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Financial literacy more important than ever for couples

Despite financial instability, many couples are deciding to combine their resources to nest together.

Combining assets is a societal norm as old as the tradition of marriage itself. But many couples are finding trouble in paradise before they ever reach their honeymoon.

Couples are not only deciding to share space before marriage, but according to a new Credit Karma survey, they are also combining finances.

Credit Karma reported half of millennial couples are consolidating finances, yet more than a third rely on credit cards. Now may be an ideal time for credit unions to prove their financial expertise to this young and in love demographic.

How  unions can facilitate stability
While it's widely known that financial issues are the most common cause for divorce, the "why?" is still being debated. Conflicts over financial secrets, spending habits and not understanding each other's "money memories" all contribute to the poor decisions newlyweds often make around their finances, writes LearnVest.

Expanding products to include avenues for individuals, joint-account holders and same-sex couples to achieve stability has the potential to deepen member-union relationships and encourage repeat business.

"Ensuring your technology provides a good member experience gives you a leg up."

According to Credit Karma, there was only a difference of 2 percentage points between the number of Baby Boomers and millennials who hid purchases from their significant other. Even more interesting, married couples from both generations admitted to being more interested in earning potential and food preferences than their partner's credit score. Including resources that help divulge important financial information may not only foster financial responsibility, it will also keep your institution present in the couple's mind when it's time for large purchases or financing.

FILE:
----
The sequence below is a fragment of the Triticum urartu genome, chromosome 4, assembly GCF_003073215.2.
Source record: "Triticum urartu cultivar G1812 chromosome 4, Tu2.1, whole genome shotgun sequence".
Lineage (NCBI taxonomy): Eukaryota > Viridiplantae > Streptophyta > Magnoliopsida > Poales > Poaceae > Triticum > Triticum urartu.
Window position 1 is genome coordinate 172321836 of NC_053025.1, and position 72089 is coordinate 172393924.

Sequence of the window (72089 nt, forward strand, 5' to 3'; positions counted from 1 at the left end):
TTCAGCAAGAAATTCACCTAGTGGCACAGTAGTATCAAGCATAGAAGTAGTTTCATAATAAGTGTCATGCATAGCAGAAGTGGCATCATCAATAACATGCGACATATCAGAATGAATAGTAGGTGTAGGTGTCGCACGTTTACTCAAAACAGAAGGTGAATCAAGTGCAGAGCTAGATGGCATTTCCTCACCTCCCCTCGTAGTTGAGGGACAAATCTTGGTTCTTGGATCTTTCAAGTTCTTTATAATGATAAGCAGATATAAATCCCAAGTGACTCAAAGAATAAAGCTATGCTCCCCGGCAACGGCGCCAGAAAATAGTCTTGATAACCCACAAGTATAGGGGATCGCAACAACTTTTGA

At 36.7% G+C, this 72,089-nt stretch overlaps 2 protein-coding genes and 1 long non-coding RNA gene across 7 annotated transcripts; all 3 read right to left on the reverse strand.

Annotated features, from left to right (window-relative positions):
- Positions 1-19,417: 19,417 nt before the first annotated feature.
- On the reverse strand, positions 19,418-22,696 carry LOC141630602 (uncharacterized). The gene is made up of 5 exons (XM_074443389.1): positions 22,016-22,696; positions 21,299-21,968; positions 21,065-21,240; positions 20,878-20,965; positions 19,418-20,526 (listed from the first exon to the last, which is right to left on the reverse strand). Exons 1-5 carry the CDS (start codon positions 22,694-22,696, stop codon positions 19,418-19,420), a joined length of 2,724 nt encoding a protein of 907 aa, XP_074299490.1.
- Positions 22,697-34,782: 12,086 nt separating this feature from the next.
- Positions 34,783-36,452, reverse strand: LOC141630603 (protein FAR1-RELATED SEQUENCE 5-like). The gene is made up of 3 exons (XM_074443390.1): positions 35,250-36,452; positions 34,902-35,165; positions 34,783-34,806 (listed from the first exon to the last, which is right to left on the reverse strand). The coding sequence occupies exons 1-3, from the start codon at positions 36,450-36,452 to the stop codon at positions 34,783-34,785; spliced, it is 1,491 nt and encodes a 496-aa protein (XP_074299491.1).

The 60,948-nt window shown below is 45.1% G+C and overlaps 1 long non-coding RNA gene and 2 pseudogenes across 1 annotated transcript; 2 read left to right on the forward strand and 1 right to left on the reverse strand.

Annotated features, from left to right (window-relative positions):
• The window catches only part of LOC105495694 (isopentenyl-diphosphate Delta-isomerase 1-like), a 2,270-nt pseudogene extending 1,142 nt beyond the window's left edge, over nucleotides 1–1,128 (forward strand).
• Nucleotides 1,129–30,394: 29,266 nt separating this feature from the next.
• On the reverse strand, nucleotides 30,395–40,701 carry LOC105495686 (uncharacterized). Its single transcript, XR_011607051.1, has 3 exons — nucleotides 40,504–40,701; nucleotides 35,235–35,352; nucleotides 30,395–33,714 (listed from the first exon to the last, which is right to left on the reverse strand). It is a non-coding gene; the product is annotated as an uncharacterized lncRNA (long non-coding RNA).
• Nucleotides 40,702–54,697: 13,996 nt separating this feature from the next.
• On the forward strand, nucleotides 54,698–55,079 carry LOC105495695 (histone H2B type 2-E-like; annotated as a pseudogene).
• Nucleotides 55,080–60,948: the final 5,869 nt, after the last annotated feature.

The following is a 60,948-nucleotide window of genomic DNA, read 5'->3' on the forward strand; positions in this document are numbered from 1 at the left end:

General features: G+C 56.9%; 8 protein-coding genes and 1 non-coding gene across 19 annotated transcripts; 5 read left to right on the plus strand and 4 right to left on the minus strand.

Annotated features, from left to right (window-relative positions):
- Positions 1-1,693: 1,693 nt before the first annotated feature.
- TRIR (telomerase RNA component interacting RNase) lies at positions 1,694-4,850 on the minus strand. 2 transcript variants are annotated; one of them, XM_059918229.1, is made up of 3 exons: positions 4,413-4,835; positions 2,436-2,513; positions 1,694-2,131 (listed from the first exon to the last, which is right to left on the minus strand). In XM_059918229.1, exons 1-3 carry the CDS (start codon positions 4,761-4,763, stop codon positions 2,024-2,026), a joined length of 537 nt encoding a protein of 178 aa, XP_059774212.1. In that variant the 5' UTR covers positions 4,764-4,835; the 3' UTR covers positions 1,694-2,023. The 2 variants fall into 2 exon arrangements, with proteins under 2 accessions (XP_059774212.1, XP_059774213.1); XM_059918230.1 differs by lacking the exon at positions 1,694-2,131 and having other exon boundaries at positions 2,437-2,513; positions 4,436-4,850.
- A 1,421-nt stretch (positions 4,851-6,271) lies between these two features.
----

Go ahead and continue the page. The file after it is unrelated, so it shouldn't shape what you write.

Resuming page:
Ensuring that your technology can sustain a smooth user experience - account transfers, in-app budgeting, accessing multiple accounts, etc. - will also give you a leg up on competing products and institutions.

Tapping a new market
Sharing expenses without the legal protection or tax benefits of marriage is something many couples are now voluntarily engaging in. But with the recent legalization of same-sex marriage, it would be wise for your credit union to engage with a demographic that has gotten little commercial attention.

While it's important not to single out same-sex couples or make them feel like the black sheep of your member base, inclusion means offering options that cater to a potential couple's needs.

"There are unique situations now that the community is coming out of the closet and into its own and beginning to become mainstream," President of Seattle equal rights group Equality Washington Phillip Endicott told Credit Union Journal. "We're finding ourselves in situations like marriages, adoption [and] gender-reassignment surgery, where offering those unique and supportive loans makes a whole lot of sense."

Making a point to include nontraditional needs in marketing efforts and online strategies will uphold the community-centric, welcome-with-open-arms sentiment that members usually expect when choosing a credit union.